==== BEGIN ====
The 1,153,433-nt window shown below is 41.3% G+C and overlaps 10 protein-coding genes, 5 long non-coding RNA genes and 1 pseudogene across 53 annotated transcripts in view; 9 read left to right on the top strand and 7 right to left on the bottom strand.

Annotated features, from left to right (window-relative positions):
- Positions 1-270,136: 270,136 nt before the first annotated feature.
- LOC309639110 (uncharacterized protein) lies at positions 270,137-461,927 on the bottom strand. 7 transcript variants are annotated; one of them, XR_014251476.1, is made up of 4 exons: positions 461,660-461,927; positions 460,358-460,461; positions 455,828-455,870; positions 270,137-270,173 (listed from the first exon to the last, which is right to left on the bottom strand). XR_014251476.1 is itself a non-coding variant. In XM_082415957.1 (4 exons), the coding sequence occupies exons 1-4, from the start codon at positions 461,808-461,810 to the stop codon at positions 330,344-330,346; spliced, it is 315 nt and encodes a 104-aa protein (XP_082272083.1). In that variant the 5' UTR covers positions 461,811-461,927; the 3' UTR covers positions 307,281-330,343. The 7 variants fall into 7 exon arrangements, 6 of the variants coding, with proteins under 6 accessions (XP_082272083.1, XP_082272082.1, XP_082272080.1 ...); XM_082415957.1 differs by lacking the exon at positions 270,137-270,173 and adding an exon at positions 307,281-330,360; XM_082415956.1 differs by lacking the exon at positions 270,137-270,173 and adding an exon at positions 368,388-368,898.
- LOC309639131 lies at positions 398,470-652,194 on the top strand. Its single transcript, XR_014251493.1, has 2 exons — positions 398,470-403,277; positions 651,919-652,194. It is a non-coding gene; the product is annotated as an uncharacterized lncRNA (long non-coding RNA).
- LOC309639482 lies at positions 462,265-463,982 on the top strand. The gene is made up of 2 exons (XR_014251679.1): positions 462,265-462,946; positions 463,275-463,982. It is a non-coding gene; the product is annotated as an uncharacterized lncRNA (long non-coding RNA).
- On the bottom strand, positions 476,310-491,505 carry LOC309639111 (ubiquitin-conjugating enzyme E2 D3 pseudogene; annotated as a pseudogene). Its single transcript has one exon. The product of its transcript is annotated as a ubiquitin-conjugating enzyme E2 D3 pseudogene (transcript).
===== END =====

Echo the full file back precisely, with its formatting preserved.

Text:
The 1,153,433-nt window shown below is 41.3% G+C and overlaps 10 protein-coding genes, 5 long non-coding RNA genes and 1 pseudogene across 53 annotated transcripts in view; 9 read left to right on the top strand and 7 right to left on the bottom strand.

Annotated features, from left to right (window-relative positions):
- Positions 1-270,136: 270,136 nt before the first annotated feature.
- LOC309639110 (uncharacterized protein) lies at positions 270,137-461,927 on the bottom strand. 7 transcript variants are annotated; one of them, XR_014251476.1, is made up of 4 exons: positions 461,660-461,927; positions 460,358-460,461; positions 455,828-455,870; positions 270,137-270,173 (listed from the first exon to the last, which is right to left on the bottom strand). XR_014251476.1 is itself a non-coding variant. In XM_082415957.1 (4 exons), the coding sequence occupies exons 1-4, from the start codon at positions 461,808-461,810 to the stop codon at positions 330,344-330,346; spliced, it is 315 nt and encodes a 104-aa protein (XP_082272083.1). In that variant the 5' UTR covers positions 461,811-461,927; the 3' UTR covers positions 307,281-330,343. The 7 variants fall into 7 exon arrangements, 6 of the variants coding, with proteins under 6 accessions (XP_082272083.1, XP_082272082.1, XP_082272080.1 ...); XM_082415957.1 differs by lacking the exon at positions 270,137-270,173 and adding an exon at positions 307,281-330,360; XM_082415956.1 differs by lacking the exon at positions 270,137-270,173 and adding an exon at positions 368,388-368,898.
- LOC309639131 lies at positions 398,470-652,194 on the top strand. Its single transcript, XR_014251493.1, has 2 exons — positions 398,470-403,277; positions 651,919-652,194. It is a non-coding gene; the product is annotated as an uncharacterized lncRNA (long non-coding RNA).
- LOC309639482 lies at positions 462,265-463,982 on the top strand. The gene is made up of 2 exons (XR_014251679.1): positions 462,265-462,946; positions 463,275-463,982. It is a non-coding gene; the product is annotated as an uncharacterized lncRNA (long non-coding RNA).
- On the bottom strand, positions 476,310-491,505 carry LOC309639111 (ubiquitin-conjugating enzyme E2 D3 pseudogene; annotated as a pseudogene). Its single transcript has one exon. The product of its transcript is annotated as a ubiquitin-conjugating enzyme E2 D3 pseudogene (transcript).